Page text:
How clean can a pond get?

Discussion in 'Water Features' started by manfromearth, May 29, 2006.

  1. manfromearth

    manfromearth LawnSite Member
    Posts: 68

    I have a client that has egg size to fist size decorative rock (like the color of pea gravel) lining the bottom of his 1 year old pond/waterfall. I did not build the pond. The water is crystal clear, but there is sediment that rests on the surface of the rocks. I've tried vacuuming the rocks, but it only seems to clean the top of the rocks and not the sides. Actually, turning the rocks over made a big difference....the bottoms of these rocks were clean, but I don't know if the dirty sides, once turned back over again, would be clean next time. I know I could drain the pond and rinse the rocks, but there are about 12 large Koi to contend with and this guy wants his pond clean all the time, which would mean draining the pond every month. I don't think I'd be building up a suitable ecosystem within the pond if I did that. Is this guy expecting too much? I'm using a muck vac, should I get an attachment that fits into crevices or a better vac? Dang, I spent 3 hours vacuuming a 1500 gallon pond and I didn't feel as though this pond was as clean as he wanted.
     
  2. green_mark

    green_mark LawnSite Senior Member
    Posts: 494

    Unless you make it a swimming pool it will always have algae's growing in it.

    If you make it a swimming pool well that kills all aquatic plants in the pond also.

    Ponds are a constant maintenance issue.
     
  3. Dirty Water

    Dirty Water LawnSite Fanatic
    Posts: 6,799

    Koi ponds should be lined with any gravel at all.

    They are supposed to just be a liner, the gravel hides stagnant water.

    Give him two options:

    A. No fish, clean pond.
    B. Dirty Pond with Fish
     
  4. sheshovel

    sheshovel LawnSite Fanatic
    Posts: 5,112

    I agree about the rocks and gravel on the bottom of the pond they are just dirt collectors .If he wants a fairly clear ( not necessarly clean) pond he needs to remove any rocks on the bottom that hold dirt.He needs an exellent Bio Filter and must keep his water recurculating a constant flow.When you have fish it is naturaly going to have a little organic matter in the pond all the time.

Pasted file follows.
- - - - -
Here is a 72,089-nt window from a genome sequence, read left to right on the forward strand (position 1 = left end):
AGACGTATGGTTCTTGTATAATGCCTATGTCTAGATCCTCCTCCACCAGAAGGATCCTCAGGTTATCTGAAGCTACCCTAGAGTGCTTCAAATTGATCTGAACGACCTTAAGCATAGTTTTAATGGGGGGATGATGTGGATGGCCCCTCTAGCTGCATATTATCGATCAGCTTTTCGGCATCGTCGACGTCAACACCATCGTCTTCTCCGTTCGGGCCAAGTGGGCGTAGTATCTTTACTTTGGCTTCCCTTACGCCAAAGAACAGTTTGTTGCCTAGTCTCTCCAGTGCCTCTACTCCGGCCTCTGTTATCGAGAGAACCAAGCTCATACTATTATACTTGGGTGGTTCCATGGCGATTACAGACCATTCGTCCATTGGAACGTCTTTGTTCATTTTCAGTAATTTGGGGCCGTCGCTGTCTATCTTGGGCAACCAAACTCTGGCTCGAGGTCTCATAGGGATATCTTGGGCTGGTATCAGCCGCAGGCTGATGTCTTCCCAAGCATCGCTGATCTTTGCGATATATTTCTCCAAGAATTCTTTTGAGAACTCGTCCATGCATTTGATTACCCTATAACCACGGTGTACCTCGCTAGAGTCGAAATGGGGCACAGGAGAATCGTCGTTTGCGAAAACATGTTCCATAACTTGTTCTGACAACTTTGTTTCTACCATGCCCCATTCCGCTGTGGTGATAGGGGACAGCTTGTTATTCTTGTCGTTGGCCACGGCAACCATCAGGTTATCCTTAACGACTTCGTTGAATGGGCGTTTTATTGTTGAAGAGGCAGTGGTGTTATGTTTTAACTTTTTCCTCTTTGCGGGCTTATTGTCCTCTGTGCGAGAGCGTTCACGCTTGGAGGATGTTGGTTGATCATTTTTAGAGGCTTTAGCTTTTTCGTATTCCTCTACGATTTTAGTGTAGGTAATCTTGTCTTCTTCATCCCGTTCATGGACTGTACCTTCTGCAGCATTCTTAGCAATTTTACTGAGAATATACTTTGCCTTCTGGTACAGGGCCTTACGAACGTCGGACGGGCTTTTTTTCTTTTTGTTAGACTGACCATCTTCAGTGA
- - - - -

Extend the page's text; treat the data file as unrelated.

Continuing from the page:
5. manfromearth

    manfromearth LawnSite Member
    Posts: 68

    I have contacted this client and I think he is probably going with another company to clean his pond. I'm sure he will eventually realize that no matter how much he pays, his rocks are going to be lined with algae and sediment. Thanks again!
     
  6. All_Clear

    All_Clear LawnSite Senior Member
    Posts: 443

    You do realize by removing the algae from the pond disturbs the ecosystem, there for causing alot more algae to bloom, more so if it gets alot of direct sunlight.

    If you've ever had an aquarium (which i am a hobbyist) That small box has an entire ecosystem to maintain, to many fish will cause problems, to much waste, to much algae or not enough causes problems. Weekly maintenance helps keep things in order. Same goes with ponds. They must have certain amount of things to maintain a complete cycle. Sounds like this guy really doesn't understand, so maybe more education would help.

    Also plants within the water will act as a natural filter, but those koi could do a number on plants.

    All Clear
     
  7. manfromearth

    manfromearth LawnSite Member
    Posts: 68

    I agree! Quote from my original post: "I don't think I'd be building up a suitable ecosystem within the pond if I did that." The way this pond was built, there is no mechanical filtration. The biological filtration is basically a pump buried under a pile of stone which is located in a bog garden portion of the pond. I've already added plants to the pond, including oxygenators and even situated bare root polka dot plants (an annual) along the water course to help with natural filtration. As I said, the water is crystal clear. This guy's issue, really, was the sediment resting on the exposed surfaces of the pond floor. I have to admit, I have built ponds with pebbles/stones on the pond floor, but I am rethinking that method of building a pond. Aesthetically, it can be very pleasing, but it does cause problems with cleaning. It is a nesting area for the build up of fish waste, and in turn, excess nitrogen in the pond.
     
  8. All_Clear

    All_Clear LawnSite Senior Member
    Posts: 443

    How about using a gravel vac, same thing you use for cleaning sediment from an aquarium with gravel, helps with doing water changes plus takes the sediment out. Just a thought.

    All Clear
     
  9. manfromearth

    manfromearth LawnSite Member
    Posts: 68

    I'm not familiar with a gravel vac. How does it work? I'd love to have a brand name that I could look up on the internet. Thanks!
     
  10. All_Clear

    All_Clear LawnSite Senior Member
    Posts: 443

    Just google... Pond gravel vacuum or Pond gravel vac

    They sell a basic one at petsmart but i do know there are battery operated ones out there, others hook up to a faucet. Just look around.


    All Clear
     

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